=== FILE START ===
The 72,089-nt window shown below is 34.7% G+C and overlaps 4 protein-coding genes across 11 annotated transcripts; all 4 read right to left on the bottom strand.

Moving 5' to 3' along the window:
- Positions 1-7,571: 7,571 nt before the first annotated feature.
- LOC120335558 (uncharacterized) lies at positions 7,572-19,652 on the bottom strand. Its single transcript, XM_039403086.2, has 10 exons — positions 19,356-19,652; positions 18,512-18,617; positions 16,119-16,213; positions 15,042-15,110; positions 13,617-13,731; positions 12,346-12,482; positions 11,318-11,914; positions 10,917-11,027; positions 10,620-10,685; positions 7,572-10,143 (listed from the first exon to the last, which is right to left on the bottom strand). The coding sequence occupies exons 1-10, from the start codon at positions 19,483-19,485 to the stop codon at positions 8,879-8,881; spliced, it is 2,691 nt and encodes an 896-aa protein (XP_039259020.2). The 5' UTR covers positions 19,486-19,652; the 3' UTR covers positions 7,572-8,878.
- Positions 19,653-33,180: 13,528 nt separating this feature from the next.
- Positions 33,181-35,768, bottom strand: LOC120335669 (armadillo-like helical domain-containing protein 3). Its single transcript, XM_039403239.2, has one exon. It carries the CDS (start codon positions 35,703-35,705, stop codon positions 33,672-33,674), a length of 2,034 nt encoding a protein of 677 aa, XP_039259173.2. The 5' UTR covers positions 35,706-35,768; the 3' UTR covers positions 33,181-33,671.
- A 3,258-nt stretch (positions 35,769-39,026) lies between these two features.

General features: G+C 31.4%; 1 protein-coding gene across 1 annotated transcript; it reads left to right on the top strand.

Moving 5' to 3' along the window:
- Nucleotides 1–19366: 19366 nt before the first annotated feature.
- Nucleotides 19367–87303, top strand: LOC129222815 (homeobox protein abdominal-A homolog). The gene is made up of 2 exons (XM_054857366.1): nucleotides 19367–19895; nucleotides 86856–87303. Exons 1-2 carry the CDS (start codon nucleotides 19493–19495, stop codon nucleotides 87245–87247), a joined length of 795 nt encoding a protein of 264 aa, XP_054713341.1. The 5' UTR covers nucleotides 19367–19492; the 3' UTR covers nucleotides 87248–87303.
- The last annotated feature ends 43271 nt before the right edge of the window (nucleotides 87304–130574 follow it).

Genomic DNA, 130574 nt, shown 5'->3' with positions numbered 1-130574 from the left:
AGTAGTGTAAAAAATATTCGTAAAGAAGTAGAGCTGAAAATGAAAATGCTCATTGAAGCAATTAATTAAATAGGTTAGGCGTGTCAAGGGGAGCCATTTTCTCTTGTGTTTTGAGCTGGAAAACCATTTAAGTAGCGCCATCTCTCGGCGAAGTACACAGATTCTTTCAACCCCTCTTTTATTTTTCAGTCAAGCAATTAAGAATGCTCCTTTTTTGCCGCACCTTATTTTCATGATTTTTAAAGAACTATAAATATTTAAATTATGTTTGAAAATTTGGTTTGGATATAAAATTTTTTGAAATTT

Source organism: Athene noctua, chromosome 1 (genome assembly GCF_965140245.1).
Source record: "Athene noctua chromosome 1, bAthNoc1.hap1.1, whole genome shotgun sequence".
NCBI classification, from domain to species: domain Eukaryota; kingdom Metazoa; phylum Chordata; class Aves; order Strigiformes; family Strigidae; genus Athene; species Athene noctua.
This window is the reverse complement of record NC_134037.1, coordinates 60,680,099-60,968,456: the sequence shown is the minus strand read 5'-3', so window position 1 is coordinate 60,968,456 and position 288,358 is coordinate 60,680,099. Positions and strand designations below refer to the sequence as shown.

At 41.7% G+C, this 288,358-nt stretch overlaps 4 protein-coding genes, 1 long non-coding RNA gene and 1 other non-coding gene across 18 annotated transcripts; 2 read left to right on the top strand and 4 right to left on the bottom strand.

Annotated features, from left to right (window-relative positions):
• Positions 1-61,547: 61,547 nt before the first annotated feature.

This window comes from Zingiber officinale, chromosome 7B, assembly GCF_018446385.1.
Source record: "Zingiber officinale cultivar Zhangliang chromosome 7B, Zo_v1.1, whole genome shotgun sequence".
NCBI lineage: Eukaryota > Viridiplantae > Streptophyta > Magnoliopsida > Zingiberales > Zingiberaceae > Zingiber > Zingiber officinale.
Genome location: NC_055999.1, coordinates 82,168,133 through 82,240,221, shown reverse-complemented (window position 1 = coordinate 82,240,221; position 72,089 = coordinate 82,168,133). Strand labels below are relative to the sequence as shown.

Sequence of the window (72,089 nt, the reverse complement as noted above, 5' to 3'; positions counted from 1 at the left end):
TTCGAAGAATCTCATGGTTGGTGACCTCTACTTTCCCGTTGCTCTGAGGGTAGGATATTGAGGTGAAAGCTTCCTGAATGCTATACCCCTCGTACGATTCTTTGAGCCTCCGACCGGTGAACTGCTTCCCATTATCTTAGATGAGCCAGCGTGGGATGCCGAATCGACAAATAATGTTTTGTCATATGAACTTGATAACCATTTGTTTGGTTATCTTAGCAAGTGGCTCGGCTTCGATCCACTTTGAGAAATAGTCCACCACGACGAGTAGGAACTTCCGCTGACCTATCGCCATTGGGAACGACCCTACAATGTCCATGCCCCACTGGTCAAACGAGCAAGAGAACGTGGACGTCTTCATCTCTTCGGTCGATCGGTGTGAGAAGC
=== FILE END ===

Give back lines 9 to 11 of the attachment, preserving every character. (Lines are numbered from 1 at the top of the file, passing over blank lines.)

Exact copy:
Moving 5' to 3' along the window:
- Nucleotides 1–19366: 19366 nt before the first annotated feature.
- Nucleotides 19367–87303, top strand: LOC129222815 (homeobox protein abdominal-A homolog). The gene is made up of 2 exons (XM_054857366.1): nucleotides 19367–19895; nucleotides 86856–87303. Exons 1-2 carry the CDS (start codon nucleotides 19493–19495, stop codon nucleotides 87245–87247), a joined length of 795 nt encoding a protein of 264 aa, XP_054713341.1. The 5' UTR covers nucleotides 19367–19492; the 3' UTR covers nucleotides 87248–87303.